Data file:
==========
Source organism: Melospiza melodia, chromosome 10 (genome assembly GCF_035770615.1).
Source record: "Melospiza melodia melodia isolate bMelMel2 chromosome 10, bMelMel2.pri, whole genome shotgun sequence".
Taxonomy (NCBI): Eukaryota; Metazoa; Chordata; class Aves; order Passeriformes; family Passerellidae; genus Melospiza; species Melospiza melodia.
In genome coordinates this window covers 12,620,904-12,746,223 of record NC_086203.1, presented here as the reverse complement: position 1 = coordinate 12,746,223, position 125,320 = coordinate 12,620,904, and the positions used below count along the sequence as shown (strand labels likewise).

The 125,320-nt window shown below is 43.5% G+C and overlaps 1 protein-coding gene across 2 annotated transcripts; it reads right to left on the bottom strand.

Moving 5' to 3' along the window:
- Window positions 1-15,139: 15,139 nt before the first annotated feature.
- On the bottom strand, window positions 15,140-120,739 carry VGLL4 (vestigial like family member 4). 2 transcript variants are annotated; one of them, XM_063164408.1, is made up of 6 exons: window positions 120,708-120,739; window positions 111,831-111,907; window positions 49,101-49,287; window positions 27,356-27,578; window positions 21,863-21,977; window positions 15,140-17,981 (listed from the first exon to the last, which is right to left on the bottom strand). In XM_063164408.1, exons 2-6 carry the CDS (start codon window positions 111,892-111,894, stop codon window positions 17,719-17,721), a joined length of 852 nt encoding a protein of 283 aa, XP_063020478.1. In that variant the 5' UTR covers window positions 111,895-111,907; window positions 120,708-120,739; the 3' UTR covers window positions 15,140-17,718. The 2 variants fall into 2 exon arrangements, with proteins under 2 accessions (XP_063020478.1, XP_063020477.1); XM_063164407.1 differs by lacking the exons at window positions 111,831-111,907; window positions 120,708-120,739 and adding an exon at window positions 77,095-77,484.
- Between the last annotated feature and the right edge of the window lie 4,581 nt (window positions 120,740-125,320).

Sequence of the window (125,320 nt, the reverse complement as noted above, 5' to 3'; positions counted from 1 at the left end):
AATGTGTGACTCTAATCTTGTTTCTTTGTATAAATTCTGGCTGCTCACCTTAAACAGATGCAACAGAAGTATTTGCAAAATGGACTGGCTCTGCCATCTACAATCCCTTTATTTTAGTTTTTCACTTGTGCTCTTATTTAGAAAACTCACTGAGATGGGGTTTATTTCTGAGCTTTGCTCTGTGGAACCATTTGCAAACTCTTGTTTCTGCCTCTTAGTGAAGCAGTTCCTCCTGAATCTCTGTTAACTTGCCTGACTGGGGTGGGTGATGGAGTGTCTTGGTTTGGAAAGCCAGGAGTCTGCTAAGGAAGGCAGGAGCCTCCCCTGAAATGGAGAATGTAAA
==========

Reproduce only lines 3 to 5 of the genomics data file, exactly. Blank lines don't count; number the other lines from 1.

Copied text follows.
Taxonomy (NCBI): Eukaryota; Metazoa; Chordata; class Aves; order Passeriformes; family Passerellidae; genus Melospiza; species Melospiza melodia.
In genome coordinates this window covers 12,620,904-12,746,223 of record NC_086203.1, presented here as the reverse complement: position 1 = coordinate 12,746,223, position 125,320 = coordinate 12,620,904, and the positions used below count along the sequence as shown (strand labels likewise).

The 125,320-nt window shown below is 43.5% G+C and overlaps 1 protein-coding gene across 2 annotated transcripts; it reads right to left on the bottom strand.